In August, Pope Francis revised Catechism teachings on the death penalty, calling it “inadmissible.” The action was praised by many Catholics, while others expressed their displeasure. Questions have since arisen from both Catholics and non-Catholics. Is Pope Francis right to make the change? Is the death penalty biblical? Was the previous Catholic teaching on it infallible? IS POPE FRANCIS THE ANTICHRIST?!
The only obvious answer here is that Pope Francis is not the antichrist. The other questions require deep, theological analysis— which this piece aims to simplify. Let’s start with the Bible.
In the Old Testament, the death penalty is prescribed to the Israelites through Moses in numerous cases. However, this does not mean the death penalty is acceptable today. As E. Christian Brugger notes in Public Discourse, “Permissibility under the conditions of special divine command does not translate into permissibility outside that context.”
God permitted biblical figures to lead in ways we would consider strange and even immoral today, such as the instruction to kill women and children. (1 Samuel 15:2-3) Other Old Testament references to the death penalty fall under what St. Thomas Aquinas calls the “judicial” precept of the texts that were fulfilled by Jesus. The same goes for Genesis 9:6, perhaps the most commonly cited verse in favor of the death penalty: “Whoever sheds the blood of man, by man shall his blood be shed.” Rarely does anyone ever mention that this verse is in regards to God’s covenant with Noah, which again, is not to be applied outside of its specific context.
Rather than following the ceremonial precepts of the Old Testament, Catholics follow its authors’ moral teachings asserted by the Holy Spirit (read more on this in Vatican II).
Regarding the New Testament, Christian advocates of capital punishment cite Romans 13, where Paul writes, “But if you do wrong, be afraid, for he does not bear the sword in vain.”
In this chapter, Paul writes of state authority in relation to God. Some say the reference to the sword is a reference to the death penalty, which is an argument to make, but far from a certain one.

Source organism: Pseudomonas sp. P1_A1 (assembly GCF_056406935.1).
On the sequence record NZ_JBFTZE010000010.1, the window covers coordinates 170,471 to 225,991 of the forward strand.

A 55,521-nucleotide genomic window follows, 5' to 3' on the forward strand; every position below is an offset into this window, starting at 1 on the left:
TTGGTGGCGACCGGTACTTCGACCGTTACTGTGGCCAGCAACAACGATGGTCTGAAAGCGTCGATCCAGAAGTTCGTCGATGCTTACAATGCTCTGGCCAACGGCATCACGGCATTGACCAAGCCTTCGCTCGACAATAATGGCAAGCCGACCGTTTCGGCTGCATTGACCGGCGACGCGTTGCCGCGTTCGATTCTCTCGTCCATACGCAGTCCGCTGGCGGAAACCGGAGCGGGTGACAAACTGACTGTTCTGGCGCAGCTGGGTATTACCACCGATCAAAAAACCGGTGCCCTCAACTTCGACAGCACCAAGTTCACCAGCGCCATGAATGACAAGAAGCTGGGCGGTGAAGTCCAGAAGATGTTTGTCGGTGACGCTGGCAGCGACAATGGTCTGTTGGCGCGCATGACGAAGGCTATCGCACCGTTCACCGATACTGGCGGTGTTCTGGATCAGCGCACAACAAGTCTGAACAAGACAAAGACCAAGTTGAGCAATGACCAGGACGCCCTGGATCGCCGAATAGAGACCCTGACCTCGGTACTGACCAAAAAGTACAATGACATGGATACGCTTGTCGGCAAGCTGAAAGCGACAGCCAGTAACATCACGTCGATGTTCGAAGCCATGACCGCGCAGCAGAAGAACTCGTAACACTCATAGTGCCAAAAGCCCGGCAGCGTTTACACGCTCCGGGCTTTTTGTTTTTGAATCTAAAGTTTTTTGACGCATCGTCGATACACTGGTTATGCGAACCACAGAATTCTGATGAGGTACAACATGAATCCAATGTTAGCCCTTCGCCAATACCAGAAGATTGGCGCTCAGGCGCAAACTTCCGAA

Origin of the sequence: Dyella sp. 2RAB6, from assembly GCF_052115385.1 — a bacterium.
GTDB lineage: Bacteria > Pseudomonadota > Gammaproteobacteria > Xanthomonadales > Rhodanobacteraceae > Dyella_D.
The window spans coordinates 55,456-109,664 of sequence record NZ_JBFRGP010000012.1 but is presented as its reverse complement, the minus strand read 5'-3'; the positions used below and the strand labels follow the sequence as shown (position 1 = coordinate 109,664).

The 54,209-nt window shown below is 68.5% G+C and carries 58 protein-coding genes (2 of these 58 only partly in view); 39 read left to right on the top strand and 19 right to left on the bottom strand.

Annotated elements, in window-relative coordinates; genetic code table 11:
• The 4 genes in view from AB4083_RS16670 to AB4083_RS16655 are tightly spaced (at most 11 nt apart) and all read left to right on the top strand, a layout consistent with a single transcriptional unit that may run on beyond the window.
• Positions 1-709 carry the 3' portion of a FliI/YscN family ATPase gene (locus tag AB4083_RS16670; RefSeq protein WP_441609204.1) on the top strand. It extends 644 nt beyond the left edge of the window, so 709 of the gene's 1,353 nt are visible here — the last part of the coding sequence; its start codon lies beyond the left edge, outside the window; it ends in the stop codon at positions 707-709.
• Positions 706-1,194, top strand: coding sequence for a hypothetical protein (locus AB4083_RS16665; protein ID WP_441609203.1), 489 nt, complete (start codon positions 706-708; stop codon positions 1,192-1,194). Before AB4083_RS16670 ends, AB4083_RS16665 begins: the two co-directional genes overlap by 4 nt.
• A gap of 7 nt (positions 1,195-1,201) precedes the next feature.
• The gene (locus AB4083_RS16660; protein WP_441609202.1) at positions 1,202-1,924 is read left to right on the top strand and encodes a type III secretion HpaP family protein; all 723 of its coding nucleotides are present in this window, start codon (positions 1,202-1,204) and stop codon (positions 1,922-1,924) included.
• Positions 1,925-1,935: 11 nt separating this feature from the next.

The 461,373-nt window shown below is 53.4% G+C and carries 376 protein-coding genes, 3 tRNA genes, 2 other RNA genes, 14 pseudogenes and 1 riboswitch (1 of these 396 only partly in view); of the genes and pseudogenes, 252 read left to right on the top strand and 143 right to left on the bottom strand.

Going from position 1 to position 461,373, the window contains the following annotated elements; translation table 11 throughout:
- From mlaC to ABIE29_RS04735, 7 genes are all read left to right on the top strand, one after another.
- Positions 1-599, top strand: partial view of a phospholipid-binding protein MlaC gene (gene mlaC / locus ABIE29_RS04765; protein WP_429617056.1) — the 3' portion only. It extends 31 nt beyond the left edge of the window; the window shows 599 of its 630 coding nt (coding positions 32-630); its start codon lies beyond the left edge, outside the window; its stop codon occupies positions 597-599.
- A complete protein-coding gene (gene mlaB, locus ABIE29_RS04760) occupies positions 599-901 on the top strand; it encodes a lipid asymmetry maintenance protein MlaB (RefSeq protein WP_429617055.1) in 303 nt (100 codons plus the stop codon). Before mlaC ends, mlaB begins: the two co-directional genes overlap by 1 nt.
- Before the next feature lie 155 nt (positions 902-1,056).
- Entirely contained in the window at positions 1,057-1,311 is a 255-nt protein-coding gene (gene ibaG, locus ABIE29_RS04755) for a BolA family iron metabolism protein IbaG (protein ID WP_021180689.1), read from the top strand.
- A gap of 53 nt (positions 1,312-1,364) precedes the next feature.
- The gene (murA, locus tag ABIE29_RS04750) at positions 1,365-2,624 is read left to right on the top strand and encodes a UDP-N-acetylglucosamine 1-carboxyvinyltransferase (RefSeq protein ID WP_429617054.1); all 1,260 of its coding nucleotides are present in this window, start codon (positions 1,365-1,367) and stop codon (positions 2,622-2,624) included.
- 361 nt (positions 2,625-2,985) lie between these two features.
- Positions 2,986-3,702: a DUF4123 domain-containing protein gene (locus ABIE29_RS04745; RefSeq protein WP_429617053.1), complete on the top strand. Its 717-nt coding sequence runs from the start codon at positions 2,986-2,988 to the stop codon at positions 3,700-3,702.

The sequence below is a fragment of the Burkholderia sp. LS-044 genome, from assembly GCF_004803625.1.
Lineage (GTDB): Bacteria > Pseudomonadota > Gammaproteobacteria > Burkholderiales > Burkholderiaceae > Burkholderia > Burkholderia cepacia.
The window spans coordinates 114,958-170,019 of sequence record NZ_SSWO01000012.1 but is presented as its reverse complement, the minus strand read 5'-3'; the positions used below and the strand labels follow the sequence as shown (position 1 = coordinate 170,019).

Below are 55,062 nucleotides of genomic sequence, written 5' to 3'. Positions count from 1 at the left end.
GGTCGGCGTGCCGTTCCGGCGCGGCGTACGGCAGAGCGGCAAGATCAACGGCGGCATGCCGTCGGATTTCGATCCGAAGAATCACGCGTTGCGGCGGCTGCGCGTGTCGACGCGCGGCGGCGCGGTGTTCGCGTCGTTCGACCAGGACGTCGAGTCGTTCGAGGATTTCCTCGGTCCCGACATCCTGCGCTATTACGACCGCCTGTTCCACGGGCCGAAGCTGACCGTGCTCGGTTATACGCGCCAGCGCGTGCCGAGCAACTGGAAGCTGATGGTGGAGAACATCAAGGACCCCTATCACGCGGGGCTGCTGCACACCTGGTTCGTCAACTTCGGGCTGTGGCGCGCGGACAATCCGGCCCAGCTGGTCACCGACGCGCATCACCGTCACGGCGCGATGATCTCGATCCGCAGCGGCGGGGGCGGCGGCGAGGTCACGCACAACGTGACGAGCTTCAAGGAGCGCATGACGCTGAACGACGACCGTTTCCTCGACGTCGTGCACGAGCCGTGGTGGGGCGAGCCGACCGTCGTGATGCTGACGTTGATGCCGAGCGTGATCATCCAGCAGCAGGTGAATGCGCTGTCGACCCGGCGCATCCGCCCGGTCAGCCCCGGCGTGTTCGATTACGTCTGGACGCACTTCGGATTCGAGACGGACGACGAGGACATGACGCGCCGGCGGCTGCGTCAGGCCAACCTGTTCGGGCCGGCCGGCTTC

While Paul has an undeniable personal support for capital punishment, there is still no clear moral authority from the Holy Spirit in regards to the death penalty. This then leads to the revision of Catechism teachings by Pope Francis, which critics claim is a sudden, heretical act.
Despite these claims, the change isn’t even sudden. Francis is simply furthering the teachings of his two previous successors, Pope Saint John Paul II and His Holiness Benedict XVI, Pope Emeritus.
John Paul II, in his encyclical Evangelium vitae, wrote that cases when execution is an absolute necessity “are very rare, if not practically nonexistent,” which was quoted in the previous Catechism teaching on the death penalty. In 2011, Benedict XVI, as pope, vowed to “encourage the political and legislative initiatives being promoted in a growing number of countries to eliminate the death penalty.”
Francis isn’t all that radical now, is he?
But to critics of Francis’ decision, the issue is that Francis enforced these ideas, which wrongfully overrules infallible teachings. However, when observing the qualifications of an infallible teaching, it is clear this is untrue. For a teaching to be infallible, it must be preserved and agreed upon by the bishops and pope— then to be taught authentically and definitively. Historically, capital punishment has rarely ever been taught by bishops, and only once ever taught definitively by a pope (Pope Innocent I, Epistle VI, to Exsuperius; PL, vol. 20).
To suggest the previous Catholic teaching on the death penalty was infallible even in light of John Paul II’s criticisms is absurd; unless, of course, one was to go as far as calling the marveled saint himself a heretic.
Francis has every right to revise Catechism teachings — and his argument is spot on.
“More effective systems of detention have been developed, which ensure the due protection of citizens but, at the same time, do not definitively deprive the guilty of the possibility of redemption,” the new teaching reads.
Long gone are the days when the death penalty was the only legitimate option to ensure the safety of society — and long gone is the idea that capital punishment undoubtedly deters crime, as numerous studies show otherwise, with U.S. states serving as a textbook example of its failure to achieve its intended goal, ineffectiveness in use, and inefficiency in targeting guilty subjects.
With criminals now being effectively contained in prisons, there is no need for death. Rather than being lead by the state into an execution room, sinners can be lead by the Church into the kingdom of heaven through redemption.
The views expressed in this article are the opinion of the author and do not necessarily reflect those of Lone Conservative staff.